Why did the judge allow seizure of HOA member’s home for rent payments?

In continuing my mission as a homeowner rights advocate and activist, rather than taking the politically correct stance of “one of the boys”  and we are all in this together kumbaya, allow me to dig a little deeper into the Florida HOA takeover of a homeowner’ home.  (See Behold the power of the HOA over your private property).

My thanks to Florida attorney Jean Winters’ who directs her blog readers’ to the Florida law in question, FS 720.3085.  Another statute that reflects a pro-HOA public policy.  (Does F.S. 720.3085 allow an HOA to take possession of a homeowner’s home and bar her from her own property? )   

Winters’ rightfully questions the judge’s order to grant HOA possession of the member’s  property, which was most likely sought by the HOA in its “prayer for relief” section of  its complaint.  It is important to understand the driving force behind many HOA actions.  Solomon, another Florida attorney, commented on this incident (quoted in Behold the Power above),

“Judges rely on what rights attorneys tell them their clients are afforded under the law,” Solomon said. “If there’s no attorney on the other side to argue that it’s wrong, the judge most often takes the word of the attorney and grants the motion. Plus, these judges hearing these cases usually are not experts in real estate law.” [Nor HOA law].

Winters’ asks,

What statute or provision in the Declaration of Covenants permits an HOA in this situation to rent or act as the owner without title to the property? What gives the HOA the right to threaten the lawful owner (and her attorney) with trespass and to bar her from access to her own property without a foreclosure proceeding?

First, subsection FS 720.3085(8)(a)(1), dealing only with the right to collect rent payments, requires a notice be sent, which was not done.  Furthermore, (8)(d) allows for eviction of the tenant only if payments are not made, but explicitly denies bona fide landlord rights to the HOA.  And, if this is not satisfactory to the HOA, it can have a court appoint a Receiver to collect rents – period.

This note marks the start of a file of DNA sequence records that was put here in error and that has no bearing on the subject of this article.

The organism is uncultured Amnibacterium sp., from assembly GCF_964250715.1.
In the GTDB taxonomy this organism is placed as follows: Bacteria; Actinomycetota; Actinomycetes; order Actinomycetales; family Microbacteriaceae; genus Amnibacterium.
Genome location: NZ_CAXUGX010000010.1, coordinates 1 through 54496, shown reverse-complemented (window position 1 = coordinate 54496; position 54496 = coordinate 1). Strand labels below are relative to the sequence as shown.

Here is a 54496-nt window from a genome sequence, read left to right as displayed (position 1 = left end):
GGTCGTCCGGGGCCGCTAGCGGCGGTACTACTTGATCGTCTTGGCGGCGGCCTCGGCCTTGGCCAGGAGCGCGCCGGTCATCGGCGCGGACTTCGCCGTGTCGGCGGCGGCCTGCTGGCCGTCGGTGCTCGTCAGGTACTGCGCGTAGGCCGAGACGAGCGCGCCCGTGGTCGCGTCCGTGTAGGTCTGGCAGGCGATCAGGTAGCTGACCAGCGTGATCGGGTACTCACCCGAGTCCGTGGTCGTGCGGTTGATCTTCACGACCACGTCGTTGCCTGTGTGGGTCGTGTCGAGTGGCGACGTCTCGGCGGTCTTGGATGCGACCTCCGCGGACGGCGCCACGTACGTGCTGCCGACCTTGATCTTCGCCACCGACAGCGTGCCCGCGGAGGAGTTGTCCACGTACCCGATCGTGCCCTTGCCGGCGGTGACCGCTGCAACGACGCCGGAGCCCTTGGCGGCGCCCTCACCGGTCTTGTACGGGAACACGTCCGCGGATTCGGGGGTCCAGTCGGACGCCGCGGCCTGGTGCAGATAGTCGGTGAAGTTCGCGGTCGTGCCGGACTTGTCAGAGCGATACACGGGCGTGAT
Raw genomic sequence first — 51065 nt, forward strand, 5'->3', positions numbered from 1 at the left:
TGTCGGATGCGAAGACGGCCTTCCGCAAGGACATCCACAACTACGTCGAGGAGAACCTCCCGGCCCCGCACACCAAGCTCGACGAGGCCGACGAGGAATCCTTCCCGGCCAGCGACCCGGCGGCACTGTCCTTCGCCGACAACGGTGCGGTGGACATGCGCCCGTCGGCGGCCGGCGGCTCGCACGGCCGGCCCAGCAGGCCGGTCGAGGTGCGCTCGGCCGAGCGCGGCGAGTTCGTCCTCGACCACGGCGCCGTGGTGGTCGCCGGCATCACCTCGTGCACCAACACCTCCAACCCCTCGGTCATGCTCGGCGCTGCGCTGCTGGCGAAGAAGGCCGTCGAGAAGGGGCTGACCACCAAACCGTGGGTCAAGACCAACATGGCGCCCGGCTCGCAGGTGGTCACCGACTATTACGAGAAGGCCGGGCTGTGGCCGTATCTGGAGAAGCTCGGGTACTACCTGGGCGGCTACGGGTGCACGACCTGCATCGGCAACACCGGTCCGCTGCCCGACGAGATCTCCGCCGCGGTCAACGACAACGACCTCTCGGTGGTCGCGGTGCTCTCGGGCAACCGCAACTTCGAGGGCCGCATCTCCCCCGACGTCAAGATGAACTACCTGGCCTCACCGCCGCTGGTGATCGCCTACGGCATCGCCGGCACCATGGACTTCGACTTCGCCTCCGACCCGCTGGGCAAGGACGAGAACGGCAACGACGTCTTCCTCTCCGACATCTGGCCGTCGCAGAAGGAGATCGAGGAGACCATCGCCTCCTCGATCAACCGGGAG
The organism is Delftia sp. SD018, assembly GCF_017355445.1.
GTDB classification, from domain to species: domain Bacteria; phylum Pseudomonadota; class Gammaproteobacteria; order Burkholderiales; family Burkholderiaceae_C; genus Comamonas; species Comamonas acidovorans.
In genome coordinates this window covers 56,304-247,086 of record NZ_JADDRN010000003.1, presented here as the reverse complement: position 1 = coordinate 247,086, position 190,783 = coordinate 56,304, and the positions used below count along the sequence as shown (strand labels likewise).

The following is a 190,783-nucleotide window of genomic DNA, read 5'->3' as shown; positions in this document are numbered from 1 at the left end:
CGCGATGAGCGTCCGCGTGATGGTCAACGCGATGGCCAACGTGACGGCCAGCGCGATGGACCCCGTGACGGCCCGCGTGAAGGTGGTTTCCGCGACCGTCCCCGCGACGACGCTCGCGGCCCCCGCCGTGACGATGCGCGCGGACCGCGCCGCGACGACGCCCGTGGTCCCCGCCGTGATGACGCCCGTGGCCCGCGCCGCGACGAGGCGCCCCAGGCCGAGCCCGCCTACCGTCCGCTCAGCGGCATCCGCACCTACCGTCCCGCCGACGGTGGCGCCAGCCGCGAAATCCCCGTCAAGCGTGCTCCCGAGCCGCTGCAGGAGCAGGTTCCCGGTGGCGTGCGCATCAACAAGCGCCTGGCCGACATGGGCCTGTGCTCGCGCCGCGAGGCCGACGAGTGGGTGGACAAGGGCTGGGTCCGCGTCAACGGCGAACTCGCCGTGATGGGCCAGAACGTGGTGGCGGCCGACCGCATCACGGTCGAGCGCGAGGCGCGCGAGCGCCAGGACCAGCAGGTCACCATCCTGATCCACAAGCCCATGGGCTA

What we have here is the disgraceful state’s interference with a contractual obligation between landlord (member) and tenant granting the third party HOA preemptive rights to collect monies under the contract.  This interference cannot be justified as a bona fide government interest as it protects one party over the individual. In fact, subsection (8)(a)(1) grants powers to the HOA to collect rents for any debt owed the HOA, and that means fines, attorney fees, interest, etc., ”If the parcel is occupied by a tenant and the parcel owner is delinquent in paying any monetary obligation due to the association . . . .” 

Please understand the special privileges granted to the HOA. For example, under a mechanic’s lien judgment, the worker cannot have rent payments be delivered to him personally.  And he would first have to get a court order.  Even under garnishments a court order must first be obtained.  But no, the HOA has the power to act on its own.   Again we have another example of pro-HOA public policy favoring special rights and privileges for HOAs only, and not any other business or creditor/debtor relationships. 

I’ve written about the culture and climate that is an open invitation for intentional wrong-doing by HOAs, presumably with the approval of their attorneys. With this pro-HOA public policy, “HOAs have no restraint on running amuck, and on intentionally running amuck.”

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Published in: on May 4, 2012 at 7:37 am  Comments (1)  
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